That Shadowclub planned to record their debut album in just 12 days, but completed it in nine, says much about the Johannesburg based trio’s attitude to music. Their rootsy, bluesy rock is purposely fuss free. The dozen songs on their debut, ‘Guns And Money’, were recorded live with no click tracks and no guide tracks. Modern recording techniques may have been used, but they certainly weren’t relied on. Like the classic rock acts that inspire them, Shadowclub are about powerful songs performed with a passion that explodes from the speakers and, live, can be felt at full force by their fans.

“From the start, this was a back-to-basics band,” explains drummer Isaac Klawansky. “It had to be a three- piece so we could keep it simple. We wanted to make short, fast, banging tracks. Basically, music that was fun to play live and easy for a crowd to connect with.”

With ‘Guns And Money’, Shadowclub have succeeded in doing just that. The album’s title track is a furiously-paced, feel-good rocker, driven by an insistent, funk-fuelled bassline, cacophonous drums and a hip-shaking groove. You’ll hear shades of The Doors and The Ramones snarled, seductive vocals and woo- hoos that cry out to be chanted back. On the woozy, bluesy ‘ Lucy’, a desolate Jacques Moolman describes leaving home for the first time and, intriguingly, recasts himself as a girl. ‘Good Morning Killer’ is a snappy song that recalls The Strokes, manages to be sexy and sleazy at the same time, and is based on the tale of a serial killer who is also a lover. Elsewhere, you’ll spot hints of The Who, The White Stripes, John Lee Hooker and Howlin’ Wolf.

Shadowclub’s desire to make stripped down songs stemmed partly from the bands they were listening to when they formed at the end of 2007. “We were big White Stripes fans,” says Klawansky. “We liked The Kings Of Leon who, back then, were still quite tough and bluesy and a bit underground. Wolfmother had just come out and we adored The Black Keys. Throw in the old blues that Jacques grew up with – Muddy Waters, Howlin’ Wolf, Leadbelly, Blind Lemon Jefferson – and that combination became the basis of our sound.”

Moolman and Klawansky formed Shadowclub after the demise of their former band, Airship Orange, who had caused a splash in South Africa as much for their bad behaviour as for their music. “Airship Orange had a terrible reputation,” admits Moolman. “And rightly so. We were signed when we were 20 years old. We were extremely immature and constantly in trouble. We got in to skirmishes with other bands, we got drunk, and we trashed equipment. I mean, it’s funny to look back on now, but at the time we all wanted out.” Crucially, Moolman and Klawansky quit to start afresh in a band that sounded nothing like their old one. “Airship Orange had a very complicated set-up,” explains Klawansky. “There were five of us, we used lots of instruments and the songs had intricate, jazzy arrangements. It was a relief to be in a band with just three members.”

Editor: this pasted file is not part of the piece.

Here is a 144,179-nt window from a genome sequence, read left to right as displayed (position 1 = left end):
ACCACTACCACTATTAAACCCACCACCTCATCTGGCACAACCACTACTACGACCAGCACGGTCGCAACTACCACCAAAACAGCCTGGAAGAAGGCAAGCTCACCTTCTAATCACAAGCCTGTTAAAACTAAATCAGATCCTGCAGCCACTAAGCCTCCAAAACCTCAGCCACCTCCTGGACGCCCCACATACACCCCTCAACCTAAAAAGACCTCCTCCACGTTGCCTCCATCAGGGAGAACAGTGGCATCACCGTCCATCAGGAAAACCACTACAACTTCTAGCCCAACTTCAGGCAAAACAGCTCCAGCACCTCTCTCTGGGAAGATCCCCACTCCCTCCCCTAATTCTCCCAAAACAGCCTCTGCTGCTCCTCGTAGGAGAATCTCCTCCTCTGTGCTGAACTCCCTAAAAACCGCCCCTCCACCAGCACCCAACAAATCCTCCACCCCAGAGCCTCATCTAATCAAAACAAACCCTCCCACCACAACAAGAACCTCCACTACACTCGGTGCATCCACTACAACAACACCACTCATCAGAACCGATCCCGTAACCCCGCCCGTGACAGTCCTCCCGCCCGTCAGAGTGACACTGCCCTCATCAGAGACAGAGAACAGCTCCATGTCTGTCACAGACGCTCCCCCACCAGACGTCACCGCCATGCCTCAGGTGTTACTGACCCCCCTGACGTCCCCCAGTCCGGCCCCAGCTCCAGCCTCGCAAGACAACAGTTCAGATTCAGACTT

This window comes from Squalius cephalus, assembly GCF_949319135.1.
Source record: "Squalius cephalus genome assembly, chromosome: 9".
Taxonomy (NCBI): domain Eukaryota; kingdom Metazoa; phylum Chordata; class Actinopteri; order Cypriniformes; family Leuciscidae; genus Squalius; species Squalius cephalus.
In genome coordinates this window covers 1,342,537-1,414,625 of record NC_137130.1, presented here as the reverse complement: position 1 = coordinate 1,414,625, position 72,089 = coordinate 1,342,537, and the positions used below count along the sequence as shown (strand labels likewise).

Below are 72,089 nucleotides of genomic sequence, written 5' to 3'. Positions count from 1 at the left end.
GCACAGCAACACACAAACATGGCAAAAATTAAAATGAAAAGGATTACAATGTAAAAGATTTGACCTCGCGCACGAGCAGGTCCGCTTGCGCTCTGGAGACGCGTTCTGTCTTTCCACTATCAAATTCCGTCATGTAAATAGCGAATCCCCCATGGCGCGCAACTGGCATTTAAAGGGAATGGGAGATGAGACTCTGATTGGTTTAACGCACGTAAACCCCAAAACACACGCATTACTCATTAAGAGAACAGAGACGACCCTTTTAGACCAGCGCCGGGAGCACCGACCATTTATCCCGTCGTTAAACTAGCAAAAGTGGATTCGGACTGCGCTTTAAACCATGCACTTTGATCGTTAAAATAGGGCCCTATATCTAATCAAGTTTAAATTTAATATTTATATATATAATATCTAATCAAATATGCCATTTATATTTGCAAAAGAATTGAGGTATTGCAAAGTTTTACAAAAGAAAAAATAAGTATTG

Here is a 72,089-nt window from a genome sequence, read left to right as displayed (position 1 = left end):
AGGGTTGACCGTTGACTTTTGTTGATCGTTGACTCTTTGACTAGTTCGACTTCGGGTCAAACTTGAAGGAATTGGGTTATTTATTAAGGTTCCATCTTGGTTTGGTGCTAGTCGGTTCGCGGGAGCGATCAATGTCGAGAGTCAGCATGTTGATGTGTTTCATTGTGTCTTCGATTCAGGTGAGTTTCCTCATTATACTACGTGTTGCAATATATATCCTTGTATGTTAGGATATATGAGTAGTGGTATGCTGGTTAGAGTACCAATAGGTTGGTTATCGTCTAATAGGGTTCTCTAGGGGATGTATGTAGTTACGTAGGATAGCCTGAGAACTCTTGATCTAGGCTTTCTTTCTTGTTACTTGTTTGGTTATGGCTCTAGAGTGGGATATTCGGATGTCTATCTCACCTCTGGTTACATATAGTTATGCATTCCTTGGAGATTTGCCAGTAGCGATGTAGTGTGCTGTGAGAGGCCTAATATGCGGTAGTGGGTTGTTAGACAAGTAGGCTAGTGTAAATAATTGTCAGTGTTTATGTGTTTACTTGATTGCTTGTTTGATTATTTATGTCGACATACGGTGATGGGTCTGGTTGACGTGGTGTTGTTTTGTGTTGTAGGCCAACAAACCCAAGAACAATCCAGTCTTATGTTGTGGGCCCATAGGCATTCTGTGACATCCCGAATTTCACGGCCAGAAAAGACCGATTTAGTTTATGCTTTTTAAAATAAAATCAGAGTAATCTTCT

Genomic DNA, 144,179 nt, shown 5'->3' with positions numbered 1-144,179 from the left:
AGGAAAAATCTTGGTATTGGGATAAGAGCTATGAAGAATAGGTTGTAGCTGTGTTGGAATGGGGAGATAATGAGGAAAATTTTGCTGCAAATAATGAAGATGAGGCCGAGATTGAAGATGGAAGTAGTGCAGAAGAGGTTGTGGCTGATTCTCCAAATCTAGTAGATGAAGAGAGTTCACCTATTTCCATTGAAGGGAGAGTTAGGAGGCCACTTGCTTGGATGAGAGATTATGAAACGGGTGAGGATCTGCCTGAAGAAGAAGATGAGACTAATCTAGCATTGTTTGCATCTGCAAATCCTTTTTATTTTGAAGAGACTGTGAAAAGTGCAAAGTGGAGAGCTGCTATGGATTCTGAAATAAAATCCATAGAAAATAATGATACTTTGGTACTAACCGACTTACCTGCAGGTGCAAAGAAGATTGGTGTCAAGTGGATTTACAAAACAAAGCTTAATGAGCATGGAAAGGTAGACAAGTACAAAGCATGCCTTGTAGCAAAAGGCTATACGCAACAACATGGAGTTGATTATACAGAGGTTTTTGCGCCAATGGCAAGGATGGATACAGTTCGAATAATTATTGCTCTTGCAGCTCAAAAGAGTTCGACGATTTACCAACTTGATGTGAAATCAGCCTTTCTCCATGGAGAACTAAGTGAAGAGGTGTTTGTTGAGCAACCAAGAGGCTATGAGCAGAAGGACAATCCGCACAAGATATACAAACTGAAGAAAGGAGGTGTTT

Shadowclub got serious in early 2009 when, after a brief breakup, Klawansky’s long time friend, Louis Roux, replaced the band’s original bassist. At school in Johannesburg, the pair had played together in garage bands, covering Radiohead and Stereophonics songs. Moolman, meanwhile, had spent most of his teens in England, where he was writing songs first on piano, then guitar. He returned to Jo’burg aged eighteen. The new Shadowclub line-up picked up a following in Jo’burg and Durban by playing clubs and handing out CDs of a set of demos they had recorded in a day. In early 2011 they signed to South African indie label, Just Music, and got to work on a new batch of songs. Recorded in downtown Jo’burg in April 2011, produced by Matthew Fink, and mastered in the States by Brian Lucey (The Black Keys, Jane’s Addiction), ‘Guns And Money’ contains both reworked songs from those early demos and new tracks.

“I write the lyrics” says Moolman. “And the music we all write together. As soon as a new song is written, we play it live. It’s important for us to take songs out of the rehearsal room. Only in front of an audience can we tell how well they work.”

“Lyrically, the songs tend to be character based and quite dark, but not too serious. I studied drama at art school and my mum was an actress. I like developing characters and giving them a voice. Some of the songs, like ‘Lucy’ – which is about me running away from my dad’s farm and finding my legs as a musician – are based on real life. Others are entirely made up.”

The release of ‘Guns And Money’ set the benchmark for South African rock n roll, and Shadowclub then toured South Africa non stop for almost 18 months before taking time out to write and record their second album ‘Goodbye Wild Child’. The album was written almost entirely in a cottage at the bottom of the garden of the home that Louis used to live in. “We met there everyday from 10am to 5pm to work on new songs” says Klawansky. “We were nervous at the beginning of the process, because we weren’t sure if anything was going to come out. We hadn’t been in a writing space for a long time, and I think we all felt pressure to produce something special. That pressure disappeared quickly once ideas started flowing.”